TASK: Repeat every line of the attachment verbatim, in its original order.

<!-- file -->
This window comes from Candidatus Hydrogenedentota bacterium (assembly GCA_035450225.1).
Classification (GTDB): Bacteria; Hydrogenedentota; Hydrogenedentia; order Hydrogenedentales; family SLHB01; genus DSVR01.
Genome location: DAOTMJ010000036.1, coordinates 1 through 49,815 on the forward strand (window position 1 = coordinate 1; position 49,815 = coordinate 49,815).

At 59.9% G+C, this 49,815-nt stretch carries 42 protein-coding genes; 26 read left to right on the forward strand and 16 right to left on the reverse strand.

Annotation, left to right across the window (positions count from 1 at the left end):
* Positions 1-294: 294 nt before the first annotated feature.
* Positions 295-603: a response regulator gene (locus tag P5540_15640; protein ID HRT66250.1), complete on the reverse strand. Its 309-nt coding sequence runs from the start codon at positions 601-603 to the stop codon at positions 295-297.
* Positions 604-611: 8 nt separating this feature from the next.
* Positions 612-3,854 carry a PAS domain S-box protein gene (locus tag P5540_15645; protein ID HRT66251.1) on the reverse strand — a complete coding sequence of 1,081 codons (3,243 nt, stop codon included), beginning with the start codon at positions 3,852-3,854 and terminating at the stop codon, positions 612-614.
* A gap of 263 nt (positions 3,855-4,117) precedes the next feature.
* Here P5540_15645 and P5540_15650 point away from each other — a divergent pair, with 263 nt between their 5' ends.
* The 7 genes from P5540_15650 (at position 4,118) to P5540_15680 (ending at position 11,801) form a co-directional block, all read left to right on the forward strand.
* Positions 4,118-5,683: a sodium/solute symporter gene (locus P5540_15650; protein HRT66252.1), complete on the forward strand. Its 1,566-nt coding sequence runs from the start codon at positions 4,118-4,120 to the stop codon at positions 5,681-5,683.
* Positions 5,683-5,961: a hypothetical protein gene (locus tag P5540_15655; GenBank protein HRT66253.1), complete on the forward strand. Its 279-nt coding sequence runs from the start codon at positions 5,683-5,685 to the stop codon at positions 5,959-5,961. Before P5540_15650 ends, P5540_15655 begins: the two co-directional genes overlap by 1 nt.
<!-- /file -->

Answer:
This window comes from Candidatus Hydrogenedentota bacterium (assembly GCA_035450225.1).
Classification (GTDB): Bacteria; Hydrogenedentota; Hydrogenedentia; order Hydrogenedentales; family SLHB01; genus DSVR01.
Genome location: DAOTMJ010000036.1, coordinates 1 through 49,815 on the forward strand (window position 1 = coordinate 1; position 49,815 = coordinate 49,815).

At 59.9% G+C, this 49,815-nt stretch carries 42 protein-coding genes; 26 read left to right on the forward strand and 16 right to left on the reverse strand.

Annotation, left to right across the window (positions count from 1 at the left end):
* Positions 1-294: 294 nt before the first annotated feature.
* Positions 295-603: a response regulator gene (locus tag P5540_15640; protein ID HRT66250.1), complete on the reverse strand. Its 309-nt coding sequence runs from the start codon at positions 601-603 to the stop codon at positions 295-297.
* Positions 604-611: 8 nt separating this feature from the next.
* Positions 612-3,854 carry a PAS domain S-box protein gene (locus tag P5540_15645; protein ID HRT66251.1) on the reverse strand — a complete coding sequence of 1,081 codons (3,243 nt, stop codon included), beginning with the start codon at positions 3,852-3,854 and terminating at the stop codon, positions 612-614.
* A gap of 263 nt (positions 3,855-4,117) precedes the next feature.
* Here P5540_15645 and P5540_15650 point away from each other — a divergent pair, with 263 nt between their 5' ends.
* The 7 genes from P5540_15650 (at position 4,118) to P5540_15680 (ending at position 11,801) form a co-directional block, all read left to right on the forward strand.
* Positions 4,118-5,683: a sodium/solute symporter gene (locus P5540_15650; protein HRT66252.1), complete on the forward strand. Its 1,566-nt coding sequence runs from the start codon at positions 4,118-4,120 to the stop codon at positions 5,681-5,683.
* Positions 5,683-5,961: a hypothetical protein gene (locus tag P5540_15655; GenBank protein HRT66253.1), complete on the forward strand. Its 279-nt coding sequence runs from the start codon at positions 5,683-5,685 to the stop codon at positions 5,959-5,961. Before P5540_15650 ends, P5540_15655 begins: the two co-directional genes overlap by 1 nt.